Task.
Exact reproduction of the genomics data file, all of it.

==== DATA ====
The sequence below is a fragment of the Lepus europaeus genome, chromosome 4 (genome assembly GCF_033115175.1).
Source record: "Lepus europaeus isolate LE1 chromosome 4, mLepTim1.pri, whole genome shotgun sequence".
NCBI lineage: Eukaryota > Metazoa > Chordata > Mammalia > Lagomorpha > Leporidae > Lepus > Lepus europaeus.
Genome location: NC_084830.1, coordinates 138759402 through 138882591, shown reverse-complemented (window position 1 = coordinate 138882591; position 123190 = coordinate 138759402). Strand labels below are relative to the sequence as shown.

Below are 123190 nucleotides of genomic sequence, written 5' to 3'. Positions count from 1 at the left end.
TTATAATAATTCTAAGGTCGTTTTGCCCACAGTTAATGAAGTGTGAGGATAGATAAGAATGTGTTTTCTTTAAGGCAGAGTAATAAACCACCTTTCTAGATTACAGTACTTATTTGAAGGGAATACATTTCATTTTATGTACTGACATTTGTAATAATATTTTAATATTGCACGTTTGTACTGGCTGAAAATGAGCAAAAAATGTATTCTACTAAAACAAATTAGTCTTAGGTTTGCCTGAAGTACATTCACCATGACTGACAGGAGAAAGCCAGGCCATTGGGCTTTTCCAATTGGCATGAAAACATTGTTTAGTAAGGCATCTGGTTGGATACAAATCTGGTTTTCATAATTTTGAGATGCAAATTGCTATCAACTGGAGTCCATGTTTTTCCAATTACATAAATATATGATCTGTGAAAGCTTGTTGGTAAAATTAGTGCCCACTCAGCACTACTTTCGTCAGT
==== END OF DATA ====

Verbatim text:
The sequence below is a fragment of the Lepus europaeus genome, chromosome 4 (genome assembly GCF_033115175.1).
Source record: "Lepus europaeus isolate LE1 chromosome 4, mLepTim1.pri, whole genome shotgun sequence".
NCBI lineage: Eukaryota > Metazoa > Chordata > Mammalia > Lagomorpha > Leporidae > Lepus > Lepus europaeus.
Genome location: NC_084830.1, coordinates 138759402 through 138882591, shown reverse-complemented (window position 1 = coordinate 138882591; position 123190 = coordinate 138759402). Strand labels below are relative to the sequence as shown.

Below are 123190 nucleotides of genomic sequence, written 5' to 3'. Positions count from 1 at the left end.
TTATAATAATTCTAAGGTCGTTTTGCCCACAGTTAATGAAGTGTGAGGATAGATAAGAATGTGTTTTCTTTAAGGCAGAGTAATAAACCACCTTTCTAGATTACAGTACTTATTTGAAGGGAATACATTTCATTTTATGTACTGACATTTGTAATAATATTTTAATATTGCACGTTTGTACTGGCTGAAAATGAGCAAAAAATGTATTCTACTAAAACAAATTAGTCTTAGGTTTGCCTGAAGTACATTCACCATGACTGACAGGAGAAAGCCAGGCCATTGGGCTTTTCCAATTGGCATGAAAACATTGTTTAGTAAGGCATCTGGTTGGATACAAATCTGGTTTTCATAATTTTGAGATGCAAATTGCTATCAACTGGAGTCCATGTTTTTCCAATTACATAAATATATGATCTGTGAAAGCTTGTTGGTAAAATTAGTGCCCACTCAGCACTACTTTCGTCAGT